Markovian Queues and Stochastic NetworksLecture 5
Richard J. BoucherieStochastic Operations Research
Time-reversed process and Kelly’s Lemma – 2
Theorem (4.1.3 Kelly’s lemma)Let {N(t), t ∈ R} be a stationary Markov chain with transitionrates q(n,n′), n,n′ ∈ S. If we can find a collection of numbersqr (n,n′), n,n′ ∈ S, such that∑
n′ 6=nq(n,n′) =
∑n′ 6=n
qr (n,n′), n ∈ S,
and a distribution π = (π(n), n ∈ S) such that
π(n)qr (n,n′) = π(n′)q(n′,n), n,n′ ∈ S,
then qr (n,n′), n,n′ ∈ S, are the transition rates of thetime-reversed Markov chain {N(τ − t), t ∈ R} and π(n), n ∈ S,is the equilibrium distribution of both Markov chains.
Markovian Queues and Stochastic Networks 2 / 23
Markovian Queues and Stochastic NetworksLecture 5
Richard J. BoucherieStochastic Operations Research
Networks: customer types and fixed routes – 1
I Network of J queues.I Customers of types u = 1, . . . ,U, arrive to a according to
a Poisson process with rate µ0(u), u = 1, . . . ,U.I Customer type uniquely determines route through the
network along the sequence of queues
r(u,1), r(u,2), . . . , r(u,L(u)).
I Customer may visit the same queue at multiple stages.I Queue j operates according to the (κj , γj , δj)-protocol.I Let cj(`) = (uj(`), sj(`)), with uj(`) the type and sj(`) the
stage of the customer in position ` in queue j .I State of queue j is cj = (cj(1), . . . , cj(nj)).I State of the network is c = (c1, . . . ,cJ).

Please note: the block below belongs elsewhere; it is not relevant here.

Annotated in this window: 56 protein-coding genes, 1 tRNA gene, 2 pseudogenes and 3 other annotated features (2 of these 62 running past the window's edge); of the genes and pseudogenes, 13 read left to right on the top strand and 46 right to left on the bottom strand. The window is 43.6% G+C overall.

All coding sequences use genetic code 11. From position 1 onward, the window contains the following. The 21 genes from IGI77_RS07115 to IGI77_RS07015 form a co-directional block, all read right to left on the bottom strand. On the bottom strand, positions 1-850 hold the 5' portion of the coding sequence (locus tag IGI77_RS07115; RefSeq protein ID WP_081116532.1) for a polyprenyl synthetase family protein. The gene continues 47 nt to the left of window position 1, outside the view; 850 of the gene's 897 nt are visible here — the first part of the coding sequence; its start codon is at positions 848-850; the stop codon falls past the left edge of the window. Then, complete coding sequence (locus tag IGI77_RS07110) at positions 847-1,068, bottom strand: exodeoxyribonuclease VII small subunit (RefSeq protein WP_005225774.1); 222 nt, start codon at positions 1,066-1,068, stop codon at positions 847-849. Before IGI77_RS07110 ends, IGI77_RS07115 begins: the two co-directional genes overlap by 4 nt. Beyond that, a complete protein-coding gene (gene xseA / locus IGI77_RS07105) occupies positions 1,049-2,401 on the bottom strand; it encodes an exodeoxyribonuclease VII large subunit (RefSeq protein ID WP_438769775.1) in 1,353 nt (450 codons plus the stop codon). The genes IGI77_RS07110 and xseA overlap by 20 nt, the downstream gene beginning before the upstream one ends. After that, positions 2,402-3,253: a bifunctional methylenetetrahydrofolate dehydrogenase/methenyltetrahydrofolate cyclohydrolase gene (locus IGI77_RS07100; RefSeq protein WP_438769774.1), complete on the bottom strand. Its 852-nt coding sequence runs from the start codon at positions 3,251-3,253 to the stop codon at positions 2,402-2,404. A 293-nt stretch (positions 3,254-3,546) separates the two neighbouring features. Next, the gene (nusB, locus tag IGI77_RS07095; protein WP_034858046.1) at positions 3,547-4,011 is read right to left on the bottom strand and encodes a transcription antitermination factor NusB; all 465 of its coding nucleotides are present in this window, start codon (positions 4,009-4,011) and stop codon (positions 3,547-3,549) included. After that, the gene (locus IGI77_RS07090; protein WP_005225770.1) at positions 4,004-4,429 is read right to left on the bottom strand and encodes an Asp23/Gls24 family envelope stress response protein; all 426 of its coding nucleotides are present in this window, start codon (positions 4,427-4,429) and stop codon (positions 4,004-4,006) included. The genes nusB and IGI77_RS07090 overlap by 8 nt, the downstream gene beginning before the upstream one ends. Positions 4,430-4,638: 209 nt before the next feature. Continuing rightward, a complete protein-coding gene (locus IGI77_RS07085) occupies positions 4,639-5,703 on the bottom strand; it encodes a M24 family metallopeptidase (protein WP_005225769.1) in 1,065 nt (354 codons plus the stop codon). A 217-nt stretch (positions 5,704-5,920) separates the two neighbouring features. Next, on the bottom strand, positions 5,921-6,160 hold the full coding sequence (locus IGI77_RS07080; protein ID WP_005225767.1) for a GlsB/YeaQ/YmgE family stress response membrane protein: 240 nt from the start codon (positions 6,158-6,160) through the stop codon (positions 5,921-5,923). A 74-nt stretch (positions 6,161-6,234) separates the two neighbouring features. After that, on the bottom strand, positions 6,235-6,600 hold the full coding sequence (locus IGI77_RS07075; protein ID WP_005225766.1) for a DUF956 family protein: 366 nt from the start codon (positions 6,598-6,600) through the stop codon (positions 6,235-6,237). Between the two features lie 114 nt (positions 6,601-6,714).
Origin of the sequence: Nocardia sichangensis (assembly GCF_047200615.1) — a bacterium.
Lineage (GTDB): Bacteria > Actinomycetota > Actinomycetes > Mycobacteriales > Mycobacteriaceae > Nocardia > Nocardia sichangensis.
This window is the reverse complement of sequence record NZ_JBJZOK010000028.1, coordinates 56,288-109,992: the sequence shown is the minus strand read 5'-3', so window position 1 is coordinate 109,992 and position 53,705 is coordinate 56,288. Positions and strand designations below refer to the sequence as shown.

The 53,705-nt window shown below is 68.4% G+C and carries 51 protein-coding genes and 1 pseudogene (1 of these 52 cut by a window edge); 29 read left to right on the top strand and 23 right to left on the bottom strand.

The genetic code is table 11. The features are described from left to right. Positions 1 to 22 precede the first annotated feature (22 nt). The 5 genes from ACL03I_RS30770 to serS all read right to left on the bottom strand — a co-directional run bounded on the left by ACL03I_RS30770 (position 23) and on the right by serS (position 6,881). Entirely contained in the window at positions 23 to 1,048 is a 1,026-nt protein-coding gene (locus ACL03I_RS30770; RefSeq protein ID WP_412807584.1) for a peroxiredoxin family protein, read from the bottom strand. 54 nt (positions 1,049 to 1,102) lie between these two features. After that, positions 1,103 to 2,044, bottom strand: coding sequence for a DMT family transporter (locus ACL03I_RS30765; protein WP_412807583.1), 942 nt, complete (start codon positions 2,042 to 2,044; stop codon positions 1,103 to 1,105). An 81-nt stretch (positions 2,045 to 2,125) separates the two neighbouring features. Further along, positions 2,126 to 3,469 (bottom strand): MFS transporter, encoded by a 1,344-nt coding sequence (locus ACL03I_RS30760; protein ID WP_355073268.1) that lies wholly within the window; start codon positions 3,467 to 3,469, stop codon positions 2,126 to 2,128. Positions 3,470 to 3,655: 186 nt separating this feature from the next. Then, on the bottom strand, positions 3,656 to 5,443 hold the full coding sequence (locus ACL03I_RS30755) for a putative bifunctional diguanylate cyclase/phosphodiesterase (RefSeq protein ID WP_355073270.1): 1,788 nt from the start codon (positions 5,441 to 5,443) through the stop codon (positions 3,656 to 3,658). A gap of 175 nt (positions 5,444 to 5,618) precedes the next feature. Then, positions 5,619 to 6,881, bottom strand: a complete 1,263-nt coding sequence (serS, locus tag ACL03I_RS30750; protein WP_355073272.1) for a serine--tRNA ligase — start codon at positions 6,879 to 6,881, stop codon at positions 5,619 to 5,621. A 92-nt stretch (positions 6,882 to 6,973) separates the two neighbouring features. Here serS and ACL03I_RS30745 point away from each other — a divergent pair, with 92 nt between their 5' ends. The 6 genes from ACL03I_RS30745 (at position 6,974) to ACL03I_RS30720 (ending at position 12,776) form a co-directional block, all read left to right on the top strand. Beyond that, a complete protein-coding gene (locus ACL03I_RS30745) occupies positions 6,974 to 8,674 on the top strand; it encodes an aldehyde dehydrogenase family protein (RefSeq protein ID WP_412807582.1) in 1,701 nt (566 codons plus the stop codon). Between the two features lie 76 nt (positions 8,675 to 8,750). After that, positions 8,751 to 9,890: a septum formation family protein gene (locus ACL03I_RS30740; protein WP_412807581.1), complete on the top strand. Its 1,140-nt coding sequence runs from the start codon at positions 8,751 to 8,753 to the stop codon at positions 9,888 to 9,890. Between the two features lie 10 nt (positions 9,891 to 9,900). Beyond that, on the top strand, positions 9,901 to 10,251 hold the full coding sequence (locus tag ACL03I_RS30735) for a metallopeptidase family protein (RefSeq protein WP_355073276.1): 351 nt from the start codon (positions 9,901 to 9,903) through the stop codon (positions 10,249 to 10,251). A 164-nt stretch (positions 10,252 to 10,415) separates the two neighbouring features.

Markovian Queues and Stochastic Networks 4 / 23
Networks: customer types and fixed routes – 2I Let {N(t)} record state of Markov chain at state space
S = {c = (c1, . . . ,cJ)}.I For c = (c1, . . . ,cJ), let
C(u,s)(`,j),(`′,k)c denote state c′ obtained from state c by
removing customer of type u in stage sin position ` from queue j and addingthat customer in position `′ to queue k .
I Transition rates (more precise in reader)
q(c,c′) =µ0(u)δk (`
′,nk + 1), if c′ = C
(u,0)(0,0),(`′,k)c,
µj(u)κj(nj)γj(`,nj)δk (`′k ,nk + 1), if c′ = C
(u,s)(`,j),(`′,k)c,
µj(u)κj(nj)γj(`,nj), if c′ = C(u,L(u))(`,j),(0,0)c.
Markovian Queues and Stochastic Networks 5 / 23
Networks: customer types and fixed routes – 4
Theorem (4.3.1 Network with fixed routes)Let queue j operate according to the (κj , γj , δj)-protocol.Negative-exponential(1) service requirements for all customersat all queues. Let
πj(cj) = Gjn∏
`=1
ρj(cj(`))κj(`)
, Gj =
[ ∞∑n=0
n∏`=1
ρjκj(`)
]−1
Networks: customer types and fixed routes – 5
Proof. Natural guess for the reversed process:I customers of type u arrive according to a Poisson process
with rate µ0(u) to queue L(u)I and follow the reversed route r(u,L(u)), . . . , r(u,1),I and that the transition rates have the role of γ and δ
reversed:
qr (c′,c) =κk (nk + 1)δk (`
′,nk + 1), if c′ = C
(u,0)(0,0),(`′,k)c,
κk (nk + 1)δk (`′k ,nk + 1)γj(`,nj), if c′ = C
(u,s)(`,j),(`′,k)c,
µ0(u)γj(`,nj), if c′ = C(u,L(u))(`,j),(0,0)c.
Markovian Queues and Stochastic Networks 7 / 23
Markovian Queues and Stochastic NetworksLecture 5
Richard J. BoucherieStochastic Operations Research
Burke’s theorem and feedforward networks –1,2Theorem (2.5.1 Burke’s theorem)Let {N(t)} record the number of customers in the M|M|1queue with arrival rate λ and service rate µ, λ < µ. Let {D(t)}record the customers’ departure process from the queue. Inequilibrium the departure process {D(t)} is a Poisson processwith rate λ, and N(t) is independent of {D(s), s < t}.